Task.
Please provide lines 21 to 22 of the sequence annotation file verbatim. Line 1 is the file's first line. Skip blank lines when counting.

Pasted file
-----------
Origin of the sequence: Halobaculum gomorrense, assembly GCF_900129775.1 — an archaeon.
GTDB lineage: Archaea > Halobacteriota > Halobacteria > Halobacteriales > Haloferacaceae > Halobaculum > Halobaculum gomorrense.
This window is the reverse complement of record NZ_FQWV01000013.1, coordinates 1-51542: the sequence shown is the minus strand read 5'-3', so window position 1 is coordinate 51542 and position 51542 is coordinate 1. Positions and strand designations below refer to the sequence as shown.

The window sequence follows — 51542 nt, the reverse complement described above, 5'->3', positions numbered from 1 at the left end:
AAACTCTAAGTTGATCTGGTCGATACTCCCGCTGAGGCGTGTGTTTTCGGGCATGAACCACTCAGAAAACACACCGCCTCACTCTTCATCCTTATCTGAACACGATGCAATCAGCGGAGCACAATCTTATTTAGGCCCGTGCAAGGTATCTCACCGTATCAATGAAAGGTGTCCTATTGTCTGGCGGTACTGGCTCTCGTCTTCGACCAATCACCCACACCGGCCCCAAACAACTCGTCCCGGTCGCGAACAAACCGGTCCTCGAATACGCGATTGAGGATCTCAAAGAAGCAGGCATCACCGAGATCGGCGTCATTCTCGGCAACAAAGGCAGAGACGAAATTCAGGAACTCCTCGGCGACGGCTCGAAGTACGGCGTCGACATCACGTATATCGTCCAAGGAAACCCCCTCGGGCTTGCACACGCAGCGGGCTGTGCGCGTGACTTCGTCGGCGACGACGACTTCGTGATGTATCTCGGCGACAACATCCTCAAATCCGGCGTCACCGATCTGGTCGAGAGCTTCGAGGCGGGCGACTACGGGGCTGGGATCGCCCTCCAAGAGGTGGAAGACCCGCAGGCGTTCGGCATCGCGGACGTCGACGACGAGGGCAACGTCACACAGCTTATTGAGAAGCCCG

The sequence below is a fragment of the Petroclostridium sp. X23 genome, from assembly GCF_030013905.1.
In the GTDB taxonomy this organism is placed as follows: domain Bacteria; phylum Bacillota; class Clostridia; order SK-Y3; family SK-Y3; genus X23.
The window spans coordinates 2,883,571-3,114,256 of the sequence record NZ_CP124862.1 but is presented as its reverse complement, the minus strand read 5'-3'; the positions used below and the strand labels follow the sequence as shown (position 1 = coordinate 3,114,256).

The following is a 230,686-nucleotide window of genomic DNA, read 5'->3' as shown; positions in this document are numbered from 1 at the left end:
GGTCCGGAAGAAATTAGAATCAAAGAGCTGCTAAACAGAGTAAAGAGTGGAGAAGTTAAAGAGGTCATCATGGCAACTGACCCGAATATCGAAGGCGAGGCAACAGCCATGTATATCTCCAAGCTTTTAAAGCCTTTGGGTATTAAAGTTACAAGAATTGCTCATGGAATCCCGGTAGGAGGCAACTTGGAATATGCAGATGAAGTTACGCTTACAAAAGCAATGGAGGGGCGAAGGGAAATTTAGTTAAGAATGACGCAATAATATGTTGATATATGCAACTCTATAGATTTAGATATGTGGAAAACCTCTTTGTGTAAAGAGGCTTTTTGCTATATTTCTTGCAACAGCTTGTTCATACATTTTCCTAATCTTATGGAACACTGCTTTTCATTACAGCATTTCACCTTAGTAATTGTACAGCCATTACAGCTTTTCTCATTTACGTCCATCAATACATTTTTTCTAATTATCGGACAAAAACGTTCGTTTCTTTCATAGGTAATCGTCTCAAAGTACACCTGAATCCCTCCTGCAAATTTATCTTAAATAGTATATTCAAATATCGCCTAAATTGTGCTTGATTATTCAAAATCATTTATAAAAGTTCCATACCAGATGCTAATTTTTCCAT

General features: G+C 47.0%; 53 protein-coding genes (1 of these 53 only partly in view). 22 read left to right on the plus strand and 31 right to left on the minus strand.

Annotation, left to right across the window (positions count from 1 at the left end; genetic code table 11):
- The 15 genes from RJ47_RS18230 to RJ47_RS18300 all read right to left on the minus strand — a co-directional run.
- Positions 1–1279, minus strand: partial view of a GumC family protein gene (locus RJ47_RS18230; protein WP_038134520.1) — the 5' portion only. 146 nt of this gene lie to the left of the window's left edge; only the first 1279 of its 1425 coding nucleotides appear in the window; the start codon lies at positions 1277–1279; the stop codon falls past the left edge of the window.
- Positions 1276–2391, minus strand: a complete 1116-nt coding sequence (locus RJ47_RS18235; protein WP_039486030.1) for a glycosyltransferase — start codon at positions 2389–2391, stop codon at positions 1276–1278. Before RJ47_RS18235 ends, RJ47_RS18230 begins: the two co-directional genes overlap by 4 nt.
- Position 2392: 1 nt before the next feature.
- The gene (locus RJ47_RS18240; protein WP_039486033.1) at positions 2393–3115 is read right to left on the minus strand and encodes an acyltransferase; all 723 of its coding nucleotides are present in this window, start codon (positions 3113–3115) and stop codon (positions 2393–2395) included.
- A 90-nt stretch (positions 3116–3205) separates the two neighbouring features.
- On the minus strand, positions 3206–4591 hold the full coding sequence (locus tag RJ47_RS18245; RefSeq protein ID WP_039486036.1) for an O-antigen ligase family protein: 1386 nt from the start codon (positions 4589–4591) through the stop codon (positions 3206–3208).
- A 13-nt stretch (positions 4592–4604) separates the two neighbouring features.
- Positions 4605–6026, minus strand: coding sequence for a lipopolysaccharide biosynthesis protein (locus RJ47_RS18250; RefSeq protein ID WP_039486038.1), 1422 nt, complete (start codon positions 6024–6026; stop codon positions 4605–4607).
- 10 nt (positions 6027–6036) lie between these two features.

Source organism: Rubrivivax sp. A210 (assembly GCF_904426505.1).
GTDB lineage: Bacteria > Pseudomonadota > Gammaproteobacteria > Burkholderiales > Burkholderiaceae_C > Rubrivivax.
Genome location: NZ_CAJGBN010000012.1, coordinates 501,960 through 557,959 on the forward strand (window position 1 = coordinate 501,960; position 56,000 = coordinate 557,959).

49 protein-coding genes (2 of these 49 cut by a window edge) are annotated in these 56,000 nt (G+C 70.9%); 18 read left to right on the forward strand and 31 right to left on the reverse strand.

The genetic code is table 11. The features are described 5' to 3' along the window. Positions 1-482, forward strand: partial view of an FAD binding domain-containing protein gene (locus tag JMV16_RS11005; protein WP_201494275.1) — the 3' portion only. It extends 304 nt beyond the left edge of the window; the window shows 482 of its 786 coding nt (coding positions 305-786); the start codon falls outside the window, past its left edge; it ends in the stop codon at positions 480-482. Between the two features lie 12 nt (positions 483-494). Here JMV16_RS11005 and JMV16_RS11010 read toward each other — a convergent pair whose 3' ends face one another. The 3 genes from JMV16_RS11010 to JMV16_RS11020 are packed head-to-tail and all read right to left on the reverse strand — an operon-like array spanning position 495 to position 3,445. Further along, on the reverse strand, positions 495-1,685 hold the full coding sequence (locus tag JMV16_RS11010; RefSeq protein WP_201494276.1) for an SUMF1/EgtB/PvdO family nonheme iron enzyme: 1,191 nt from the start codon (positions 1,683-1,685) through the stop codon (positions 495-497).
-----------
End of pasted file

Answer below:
- Positions 4605–6026, minus strand: coding sequence for a lipopolysaccharide biosynthesis protein (locus RJ47_RS18250; RefSeq protein ID WP_039486038.1), 1422 nt, complete (start codon positions 6024–6026; stop codon positions 4605–4607).
- 10 nt (positions 6027–6036) lie between these two features.